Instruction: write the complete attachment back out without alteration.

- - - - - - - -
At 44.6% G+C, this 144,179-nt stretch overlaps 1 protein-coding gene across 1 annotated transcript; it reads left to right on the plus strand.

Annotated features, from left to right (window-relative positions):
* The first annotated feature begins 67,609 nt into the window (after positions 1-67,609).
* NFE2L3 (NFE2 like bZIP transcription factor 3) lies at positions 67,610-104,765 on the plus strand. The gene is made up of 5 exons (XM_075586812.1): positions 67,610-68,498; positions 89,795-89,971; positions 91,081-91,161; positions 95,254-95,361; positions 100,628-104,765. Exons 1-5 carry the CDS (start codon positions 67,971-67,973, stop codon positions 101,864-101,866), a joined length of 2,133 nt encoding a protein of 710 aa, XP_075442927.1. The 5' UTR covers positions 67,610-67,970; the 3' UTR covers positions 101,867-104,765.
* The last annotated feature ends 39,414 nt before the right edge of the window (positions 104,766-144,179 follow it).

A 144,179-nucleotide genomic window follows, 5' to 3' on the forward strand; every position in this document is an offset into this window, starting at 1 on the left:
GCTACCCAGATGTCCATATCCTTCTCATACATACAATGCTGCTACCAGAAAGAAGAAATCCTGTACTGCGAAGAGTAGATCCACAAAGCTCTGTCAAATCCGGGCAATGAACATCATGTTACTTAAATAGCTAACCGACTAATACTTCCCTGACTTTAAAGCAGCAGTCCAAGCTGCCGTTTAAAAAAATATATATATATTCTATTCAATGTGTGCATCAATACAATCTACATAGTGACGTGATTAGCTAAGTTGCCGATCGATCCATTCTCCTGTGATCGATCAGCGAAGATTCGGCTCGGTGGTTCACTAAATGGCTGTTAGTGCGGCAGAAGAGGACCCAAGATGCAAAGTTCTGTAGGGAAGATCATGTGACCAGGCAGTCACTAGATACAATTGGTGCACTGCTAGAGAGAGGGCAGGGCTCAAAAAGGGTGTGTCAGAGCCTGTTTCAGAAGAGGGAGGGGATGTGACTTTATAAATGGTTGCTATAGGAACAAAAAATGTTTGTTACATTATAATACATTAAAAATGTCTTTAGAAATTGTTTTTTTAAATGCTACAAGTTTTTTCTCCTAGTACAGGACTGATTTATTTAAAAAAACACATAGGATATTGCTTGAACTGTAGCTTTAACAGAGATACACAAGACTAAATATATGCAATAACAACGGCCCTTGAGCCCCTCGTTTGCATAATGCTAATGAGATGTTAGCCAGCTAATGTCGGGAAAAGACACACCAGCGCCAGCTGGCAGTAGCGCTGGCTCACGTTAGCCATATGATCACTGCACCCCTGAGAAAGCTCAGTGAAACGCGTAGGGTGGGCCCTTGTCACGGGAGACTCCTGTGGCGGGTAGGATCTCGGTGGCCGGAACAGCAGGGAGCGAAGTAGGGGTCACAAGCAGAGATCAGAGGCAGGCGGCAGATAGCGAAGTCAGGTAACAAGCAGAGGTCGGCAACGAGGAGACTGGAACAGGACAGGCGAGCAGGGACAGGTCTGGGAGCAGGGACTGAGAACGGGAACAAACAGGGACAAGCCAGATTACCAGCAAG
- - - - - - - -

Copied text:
At 44.6% G+C, this 144,179-nt stretch overlaps 1 protein-coding gene across 1 annotated transcript; it reads left to right on the plus strand.

Annotated features, from left to right (window-relative positions):
* The first annotated feature begins 67,609 nt into the window (after positions 1-67,609).
* NFE2L3 (NFE2 like bZIP transcription factor 3) lies at positions 67,610-104,765 on the plus strand. The gene is made up of 5 exons (XM_075586812.1): positions 67,610-68,498; positions 89,795-89,971; positions 91,081-91,161; positions 95,254-95,361; positions 100,628-104,765. Exons 1-5 carry the CDS (start codon positions 67,971-67,973, stop codon positions 101,864-101,866), a joined length of 2,133 nt encoding a protein of 710 aa, XP_075442927.1. The 5' UTR covers positions 67,610-67,970; the 3' UTR covers positions 101,867-104,765.
* The last annotated feature ends 39,414 nt before the right edge of the window (positions 104,766-144,179 follow it).

A 144,179-nucleotide genomic window follows, 5' to 3' on the forward strand; every position in this document is an offset into this window, starting at 1 on the left:
GCTACCCAGATGTCCATATCCTTCTCATACATACAATGCTGCTACCAGAAAGAAGAAATCCTGTACTGCGAAGAGTAGATCCACAAAGCTCTGTCAAATCCGGGCAATGAACATCATGTTACTTAAATAGCTAACCGACTAATACTTCCCTGACTTTAAAGCAGCAGTCCAAGCTGCCGTTTAAAAAAATATATATATATTCTATTCAATGTGTGCATCAATACAATCTACATAGTGACGTGATTAGCTAAGTTGCCGATCGATCCATTCTCCTGTGATCGATCAGCGAAGATTCGGCTCGGTGGTTCACTAAATGGCTGTTAGTGCGGCAGAAGAGGACCCAAGATGCAAAGTTCTGTAGGGAAGATCATGTGACCAGGCAGTCACTAGATACAATTGGTGCACTGCTAGAGAGAGGGCAGGGCTCAAAAAGGGTGTGTCAGAGCCTGTTTCAGAAGAGGGAGGGGATGTGACTTTATAAATGGTTGCTATAGGAACAAAAAATGTTTGTTACATTATAATACATTAAAAATGTCTTTAGAAATTGTTTTTTTAAATGCTACAAGTTTTTTCTCCTAGTACAGGACTGATTTATTTAAAAAAACACATAGGATATTGCTTGAACTGTAGCTTTAACAGAGATACACAAGACTAAATATATGCAATAACAACGGCCCTTGAGCCCCTCGTTTGCATAATGCTAATGAGATGTTAGCCAGCTAATGTCGGGAAAAGACACACCAGCGCCAGCTGGCAGTAGCGCTGGCTCACGTTAGCCATATGATCACTGCACCCCTGAGAAAGCTCAGTGAAACGCGTAGGGTGGGCCCTTGTCACGGGAGACTCCTGTGGCGGGTAGGATCTCGGTGGCCGGAACAGCAGGGAGCGAAGTAGGGGTCACAAGCAGAGATCAGAGGCAGGCGGCAGATAGCGAAGTCAGGTAACAAGCAGAGGTCGGCAACGAGGAGACTGGAACAGGACAGGCGAGCAGGGACAGGTCTGGGAGCAGGGACTGAGAACGGGAACAAACAGGGACAAGCCAGATTACCAGCAAG